Today, January 4, is World Hypnosis Day. If you’re like most people, all you know about hypnosis is what you’ve seen on TV or in movies, and while entertaining, that’s mostly wrong. You may have even seen a live hypnosis show, and while there will certainly be real hypnosis being done, most of what you’re going to notice is showmanship and entertainment.

Actual hypnosis has been used to remove fears and phobias, to heal trauma, and increase confidence or happiness. It’s provided pain management, even during dental work or surgery. It’s been used to change behaviours, to improve sports performance, and to help people quit smoking and other, more serious, addictions.

It’s also a set of foundational skills that underpins much of what we do in the coaching world, even though we almost never discuss it in those terms.

So what is hypnosis, really?

First, it’s a normal and natural state. You are in and out of a hypnotic trance all day long, and this is a good thing.

  • If you’ve been driving down the highway and you get to your destination faster than you expected and you don’t really remember the whole trip, you were in trance. (Time dilation is a common side effect of trance)
  • If you’re reading a good book or watching a movie and you get emotional in a sad scene or your heart starts racing in an action scene then you’re in trance. If you hadn’t been, you wouldn’t have felt those feelings.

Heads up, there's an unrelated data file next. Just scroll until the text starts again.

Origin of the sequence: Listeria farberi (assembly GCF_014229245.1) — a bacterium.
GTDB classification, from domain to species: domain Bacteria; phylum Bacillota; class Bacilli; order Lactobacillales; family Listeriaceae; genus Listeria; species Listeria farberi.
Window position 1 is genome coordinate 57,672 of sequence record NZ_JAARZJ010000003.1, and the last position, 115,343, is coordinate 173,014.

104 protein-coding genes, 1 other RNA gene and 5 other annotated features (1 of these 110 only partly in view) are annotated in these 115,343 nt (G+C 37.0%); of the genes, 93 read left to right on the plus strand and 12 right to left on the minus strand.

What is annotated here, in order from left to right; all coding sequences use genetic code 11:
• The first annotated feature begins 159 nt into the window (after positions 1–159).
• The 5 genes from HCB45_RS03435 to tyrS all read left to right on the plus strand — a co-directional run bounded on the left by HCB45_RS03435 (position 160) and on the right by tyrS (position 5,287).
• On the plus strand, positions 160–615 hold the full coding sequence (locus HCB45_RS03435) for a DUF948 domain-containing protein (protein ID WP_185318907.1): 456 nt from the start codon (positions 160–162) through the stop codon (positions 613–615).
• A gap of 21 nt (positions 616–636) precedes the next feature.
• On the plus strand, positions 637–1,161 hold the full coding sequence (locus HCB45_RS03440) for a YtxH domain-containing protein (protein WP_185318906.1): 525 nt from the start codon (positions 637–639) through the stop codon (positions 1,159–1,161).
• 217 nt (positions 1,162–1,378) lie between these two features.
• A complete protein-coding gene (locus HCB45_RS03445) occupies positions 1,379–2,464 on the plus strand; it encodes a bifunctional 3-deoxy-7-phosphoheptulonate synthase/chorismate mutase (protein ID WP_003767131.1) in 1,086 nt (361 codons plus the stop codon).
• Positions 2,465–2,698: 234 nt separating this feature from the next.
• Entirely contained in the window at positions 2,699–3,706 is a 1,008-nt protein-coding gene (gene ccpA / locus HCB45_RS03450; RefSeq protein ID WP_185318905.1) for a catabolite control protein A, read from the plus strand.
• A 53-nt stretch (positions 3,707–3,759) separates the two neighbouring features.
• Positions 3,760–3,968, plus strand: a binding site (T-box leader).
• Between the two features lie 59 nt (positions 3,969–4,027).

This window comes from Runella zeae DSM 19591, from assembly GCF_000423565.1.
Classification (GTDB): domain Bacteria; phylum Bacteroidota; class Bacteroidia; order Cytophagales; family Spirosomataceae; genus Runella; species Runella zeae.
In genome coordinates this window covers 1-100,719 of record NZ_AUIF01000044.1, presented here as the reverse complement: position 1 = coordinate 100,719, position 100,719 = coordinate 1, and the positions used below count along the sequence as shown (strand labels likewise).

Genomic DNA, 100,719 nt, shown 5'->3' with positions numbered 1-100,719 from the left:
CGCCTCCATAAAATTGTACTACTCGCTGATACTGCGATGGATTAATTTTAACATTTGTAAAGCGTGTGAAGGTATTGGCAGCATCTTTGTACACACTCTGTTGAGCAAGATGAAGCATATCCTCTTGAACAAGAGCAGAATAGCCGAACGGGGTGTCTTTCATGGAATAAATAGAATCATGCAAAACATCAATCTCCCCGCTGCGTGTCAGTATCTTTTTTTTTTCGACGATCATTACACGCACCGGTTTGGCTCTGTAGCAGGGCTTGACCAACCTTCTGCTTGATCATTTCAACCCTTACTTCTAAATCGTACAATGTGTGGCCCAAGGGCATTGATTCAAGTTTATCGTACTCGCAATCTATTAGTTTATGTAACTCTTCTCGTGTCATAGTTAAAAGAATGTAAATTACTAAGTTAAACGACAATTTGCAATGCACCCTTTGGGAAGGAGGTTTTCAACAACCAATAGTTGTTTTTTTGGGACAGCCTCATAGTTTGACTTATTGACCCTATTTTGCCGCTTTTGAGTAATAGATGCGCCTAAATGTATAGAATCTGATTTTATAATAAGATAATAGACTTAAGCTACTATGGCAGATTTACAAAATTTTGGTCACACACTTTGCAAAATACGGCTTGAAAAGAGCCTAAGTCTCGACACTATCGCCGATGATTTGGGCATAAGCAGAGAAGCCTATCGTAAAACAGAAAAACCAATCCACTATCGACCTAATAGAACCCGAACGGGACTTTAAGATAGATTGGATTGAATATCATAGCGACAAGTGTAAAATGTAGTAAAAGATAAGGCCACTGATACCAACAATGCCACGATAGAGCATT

• If you’re in a state of “flow” or are “in the zone” and are getting an enormous amount of work done in a short time, you’re in trance.
  • Generally, any time you find yourself operating on “autopilot”, you’re in trance.

At a physical level, a hypnotic state uses different nodes in the brain and operates at different brainwave frequencies. We are physically using the brain in a different way than when we’re not in trance.

Ultimately, hypnosis is a form of communication. It allows us to talk to the unconscious mind, and when the conditions are right, to give instructions to that unconscious mind.

You may find that concerning, the thought that people might be able to leave instructions in your mind. There is some good news here though - there’s a part of your mind called the critical faculty whose primary purpose is to intercept instructions that would be bad for you and not let them through. You cannot be made to do anything that violates your core beliefs and you won’t accept instructions from people you don’t already trust.

Who is using hypnosis?

Well, everyone. You are hypnotizing the people around you, even if you aren’t aware of it or don’t have any training, and they are hypnotizing you. We all affect those around us, all the time. The only way to avoid that would be to avoid all contact with other humans.

What’s different about a trained hypnotist is that we’re aware of what we’re doing; we’re doing it deliberately and consciously.

We can trace the use of hypnosis back four thousand years to the Egyptian sleep temples, even though it’s only recently, with the rise of the field of neuroscience, that we’ve begun to understand how any of it works.

Why is it relevant to people in the Agile space?

Many of the things that we do in Agile are already leveraging hypnotic techniques, even though we don’t call it that. Many professional coaching skills find their roots in the hypnotic world, as do many of the facilitation techniques like LEGO Serious Play or Training from the Back of the Room. Every time I’ve seen a demo of Co-Active Coaching or ORSC, I see techniques that I first learned in a hypnosis class.

These are foundational skills that you’re using, without even being aware.

There are some people in the agile space who deliberately learn these foundational skills directly but there still aren’t many who talk about it. Today, on World Hypnosis Day, perhaps we should.